propositional logic. The second step consists in introducing a bridge
consequence relation. Such a (monotonic) bridge is then used to
construct a nonmonotonic consequence relation...
The main idea of Chapter 2  Using additional background assumptions 
is simple and powerful: distinguishing among local and background
assumptions. It is reasonable to believe that when making inferences we,
intelligent reasoners, do not consider all the information available to
us, that is the premisses of our logical argument, as "equally
conspicuous". In particular it seems appropriate to distinguish between
the information embodying "the current premises" of our argument  the
set of local assumptions  from the set of assumptions which we commit
to somehow tacitly  the set of background assumptions (or expectations)...
Allowing the set of background assumptions to vary  essentially in a
consistency preserving way  with the set of local assumption amounts to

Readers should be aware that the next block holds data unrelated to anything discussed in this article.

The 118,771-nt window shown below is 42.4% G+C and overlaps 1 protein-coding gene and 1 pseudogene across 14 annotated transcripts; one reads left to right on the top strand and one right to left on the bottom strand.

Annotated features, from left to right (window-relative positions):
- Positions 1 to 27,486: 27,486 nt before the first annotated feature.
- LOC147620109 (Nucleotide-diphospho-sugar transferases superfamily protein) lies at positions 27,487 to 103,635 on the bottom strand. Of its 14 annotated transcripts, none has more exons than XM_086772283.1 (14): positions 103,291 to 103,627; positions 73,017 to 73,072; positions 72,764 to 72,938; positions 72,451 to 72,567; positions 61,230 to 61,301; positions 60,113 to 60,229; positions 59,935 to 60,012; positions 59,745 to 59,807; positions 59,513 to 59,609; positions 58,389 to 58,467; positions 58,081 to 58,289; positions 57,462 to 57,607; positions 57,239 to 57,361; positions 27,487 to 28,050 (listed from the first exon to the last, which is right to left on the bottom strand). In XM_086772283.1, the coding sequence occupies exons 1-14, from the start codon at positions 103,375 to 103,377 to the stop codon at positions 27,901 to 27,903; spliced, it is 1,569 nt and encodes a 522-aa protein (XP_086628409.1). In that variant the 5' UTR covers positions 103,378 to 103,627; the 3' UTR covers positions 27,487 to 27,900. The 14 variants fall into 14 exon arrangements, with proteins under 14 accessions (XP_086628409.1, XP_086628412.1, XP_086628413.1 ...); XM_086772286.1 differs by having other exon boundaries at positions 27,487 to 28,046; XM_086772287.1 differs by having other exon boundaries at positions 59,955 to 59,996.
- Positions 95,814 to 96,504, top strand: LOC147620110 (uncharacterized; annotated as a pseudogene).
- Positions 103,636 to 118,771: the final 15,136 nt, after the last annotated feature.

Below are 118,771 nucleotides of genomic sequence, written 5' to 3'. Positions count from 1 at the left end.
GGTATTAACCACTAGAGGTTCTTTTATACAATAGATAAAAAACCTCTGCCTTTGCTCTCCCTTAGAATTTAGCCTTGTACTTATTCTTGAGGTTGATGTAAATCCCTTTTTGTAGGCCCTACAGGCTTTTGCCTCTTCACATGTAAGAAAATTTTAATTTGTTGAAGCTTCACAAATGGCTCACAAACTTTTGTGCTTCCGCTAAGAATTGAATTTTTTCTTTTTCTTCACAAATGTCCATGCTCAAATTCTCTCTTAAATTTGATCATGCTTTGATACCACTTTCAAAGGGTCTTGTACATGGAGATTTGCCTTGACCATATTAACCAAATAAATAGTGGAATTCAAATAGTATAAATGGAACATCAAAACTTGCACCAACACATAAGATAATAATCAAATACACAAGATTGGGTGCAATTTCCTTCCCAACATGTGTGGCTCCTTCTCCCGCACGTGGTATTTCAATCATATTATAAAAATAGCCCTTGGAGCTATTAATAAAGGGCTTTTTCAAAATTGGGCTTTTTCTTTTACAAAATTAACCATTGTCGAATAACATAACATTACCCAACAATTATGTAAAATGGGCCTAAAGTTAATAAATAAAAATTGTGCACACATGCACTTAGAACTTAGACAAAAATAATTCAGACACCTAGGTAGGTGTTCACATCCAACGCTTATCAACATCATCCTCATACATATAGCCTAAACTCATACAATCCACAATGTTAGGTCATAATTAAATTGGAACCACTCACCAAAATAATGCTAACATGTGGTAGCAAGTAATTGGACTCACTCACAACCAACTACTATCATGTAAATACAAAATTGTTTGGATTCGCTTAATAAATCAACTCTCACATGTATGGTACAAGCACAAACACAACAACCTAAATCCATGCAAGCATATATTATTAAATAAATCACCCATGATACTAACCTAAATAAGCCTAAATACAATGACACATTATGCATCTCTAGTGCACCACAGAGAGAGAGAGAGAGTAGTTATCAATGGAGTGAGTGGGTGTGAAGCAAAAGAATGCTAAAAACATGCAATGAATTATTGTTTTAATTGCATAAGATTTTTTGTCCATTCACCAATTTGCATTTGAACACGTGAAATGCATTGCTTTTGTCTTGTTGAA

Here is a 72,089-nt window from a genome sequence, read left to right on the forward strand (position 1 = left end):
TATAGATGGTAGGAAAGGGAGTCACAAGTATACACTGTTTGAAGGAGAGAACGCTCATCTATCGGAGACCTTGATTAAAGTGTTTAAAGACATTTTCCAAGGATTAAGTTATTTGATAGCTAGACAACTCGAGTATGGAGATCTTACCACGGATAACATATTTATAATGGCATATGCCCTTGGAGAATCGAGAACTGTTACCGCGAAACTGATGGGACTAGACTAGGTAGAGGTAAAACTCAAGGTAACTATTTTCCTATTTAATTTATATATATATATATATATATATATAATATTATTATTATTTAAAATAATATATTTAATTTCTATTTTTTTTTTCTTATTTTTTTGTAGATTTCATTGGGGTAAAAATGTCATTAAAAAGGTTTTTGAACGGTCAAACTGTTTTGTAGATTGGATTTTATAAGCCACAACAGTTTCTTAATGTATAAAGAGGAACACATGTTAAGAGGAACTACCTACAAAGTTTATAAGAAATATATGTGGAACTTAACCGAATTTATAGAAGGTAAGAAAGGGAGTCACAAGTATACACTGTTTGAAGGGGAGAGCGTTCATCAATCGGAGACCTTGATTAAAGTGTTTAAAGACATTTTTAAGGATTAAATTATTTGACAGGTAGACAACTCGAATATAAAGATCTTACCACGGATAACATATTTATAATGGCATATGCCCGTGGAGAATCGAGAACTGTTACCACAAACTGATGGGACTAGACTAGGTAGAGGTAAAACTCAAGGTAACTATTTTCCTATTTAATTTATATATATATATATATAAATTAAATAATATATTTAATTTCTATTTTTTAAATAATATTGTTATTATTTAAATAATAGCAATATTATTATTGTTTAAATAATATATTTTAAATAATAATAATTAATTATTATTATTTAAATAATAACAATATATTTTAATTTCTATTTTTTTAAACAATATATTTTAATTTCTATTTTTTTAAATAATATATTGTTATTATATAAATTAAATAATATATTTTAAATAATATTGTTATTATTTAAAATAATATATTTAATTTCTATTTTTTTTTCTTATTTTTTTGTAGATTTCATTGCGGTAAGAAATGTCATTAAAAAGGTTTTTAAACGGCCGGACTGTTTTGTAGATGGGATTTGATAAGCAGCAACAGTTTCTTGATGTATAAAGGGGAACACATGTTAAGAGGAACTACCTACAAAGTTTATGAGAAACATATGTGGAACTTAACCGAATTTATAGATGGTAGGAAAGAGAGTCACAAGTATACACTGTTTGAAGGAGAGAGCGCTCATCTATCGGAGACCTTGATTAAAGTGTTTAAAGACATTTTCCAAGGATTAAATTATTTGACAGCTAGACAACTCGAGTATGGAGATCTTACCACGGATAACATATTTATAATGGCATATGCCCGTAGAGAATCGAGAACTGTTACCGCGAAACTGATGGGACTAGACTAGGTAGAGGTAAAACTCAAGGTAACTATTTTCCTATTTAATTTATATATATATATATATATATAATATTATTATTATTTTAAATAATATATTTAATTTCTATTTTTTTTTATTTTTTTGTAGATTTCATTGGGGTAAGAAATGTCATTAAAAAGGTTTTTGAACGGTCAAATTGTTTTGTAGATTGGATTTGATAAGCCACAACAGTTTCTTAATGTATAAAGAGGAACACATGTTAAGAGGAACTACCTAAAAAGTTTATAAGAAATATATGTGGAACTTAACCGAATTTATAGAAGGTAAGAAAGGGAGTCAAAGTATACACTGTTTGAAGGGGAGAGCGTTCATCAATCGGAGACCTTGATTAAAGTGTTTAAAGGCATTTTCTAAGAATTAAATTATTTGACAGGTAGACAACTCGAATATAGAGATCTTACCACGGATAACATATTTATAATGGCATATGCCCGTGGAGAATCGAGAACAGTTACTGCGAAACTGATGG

enabling nonmonotonic reasoning, as captured by the default assumption
consequence relation, fully investigated in Section 2.2...
However, when considering default assumption consequence we face, in the
author's terminology, a basic Dilemma. Makinson proves, in fact, that if
the set of background assumptions is not closed under classical
consequence, then it is not language invariant...
As to the latter unwelcome consequence, a number of solutions are
discussed... All these variations allow the set of background
assumptions to be closed under classical consequence yet avoiding the
collapse of default assumption consequence into the classical one.
Section 2.3 (and the corresponding exercises and problems) illustrates
this at length...